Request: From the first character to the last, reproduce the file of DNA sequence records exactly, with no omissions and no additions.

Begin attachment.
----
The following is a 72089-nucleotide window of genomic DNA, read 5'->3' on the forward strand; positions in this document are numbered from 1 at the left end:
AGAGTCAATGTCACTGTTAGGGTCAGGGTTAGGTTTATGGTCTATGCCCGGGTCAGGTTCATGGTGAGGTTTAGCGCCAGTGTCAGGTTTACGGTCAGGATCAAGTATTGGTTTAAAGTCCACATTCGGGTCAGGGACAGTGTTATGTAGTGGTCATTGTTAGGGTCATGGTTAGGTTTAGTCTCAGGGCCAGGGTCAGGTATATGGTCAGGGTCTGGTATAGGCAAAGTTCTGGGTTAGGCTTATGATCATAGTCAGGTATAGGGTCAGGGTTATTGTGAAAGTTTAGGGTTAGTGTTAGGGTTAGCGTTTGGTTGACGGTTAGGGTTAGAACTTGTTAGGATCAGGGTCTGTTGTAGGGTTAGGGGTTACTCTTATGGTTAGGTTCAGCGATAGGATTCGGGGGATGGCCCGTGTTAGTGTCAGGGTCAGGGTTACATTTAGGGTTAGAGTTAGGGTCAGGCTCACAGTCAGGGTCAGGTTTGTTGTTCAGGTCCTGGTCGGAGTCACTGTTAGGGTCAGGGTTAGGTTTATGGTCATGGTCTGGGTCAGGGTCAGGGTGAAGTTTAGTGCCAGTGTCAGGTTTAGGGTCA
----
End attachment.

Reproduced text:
The following is a 72089-nucleotide window of genomic DNA, read 5'->3' on the forward strand; positions in this document are numbered from 1 at the left end:
AGAGTCAATGTCACTGTTAGGGTCAGGGTTAGGTTTATGGTCTATGCCCGGGTCAGGTTCATGGTGAGGTTTAGCGCCAGTGTCAGGTTTACGGTCAGGATCAAGTATTGGTTTAAAGTCCACATTCGGGTCAGGGACAGTGTTATGTAGTGGTCATTGTTAGGGTCATGGTTAGGTTTAGTCTCAGGGCCAGGGTCAGGTATATGGTCAGGGTCTGGTATAGGCAAAGTTCTGGGTTAGGCTTATGATCATAGTCAGGTATAGGGTCAGGGTTATTGTGAAAGTTTAGGGTTAGTGTTAGGGTTAGCGTTTGGTTGACGGTTAGGGTTAGAACTTGTTAGGATCAGGGTCTGTTGTAGGGTTAGGGGTTACTCTTATGGTTAGGTTCAGCGATAGGATTCGGGGGATGGCCCGTGTTAGTGTCAGGGTCAGGGTTACATTTAGGGTTAGAGTTAGGGTCAGGCTCACAGTCAGGGTCAGGTTTGTTGTTCAGGTCCTGGTCGGAGTCACTGTTAGGGTCAGGGTTAGGTTTATGGTCATGGTCTGGGTCAGGGTCAGGGTGAAGTTTAGTGCCAGTGTCAGGTTTAGGGTCA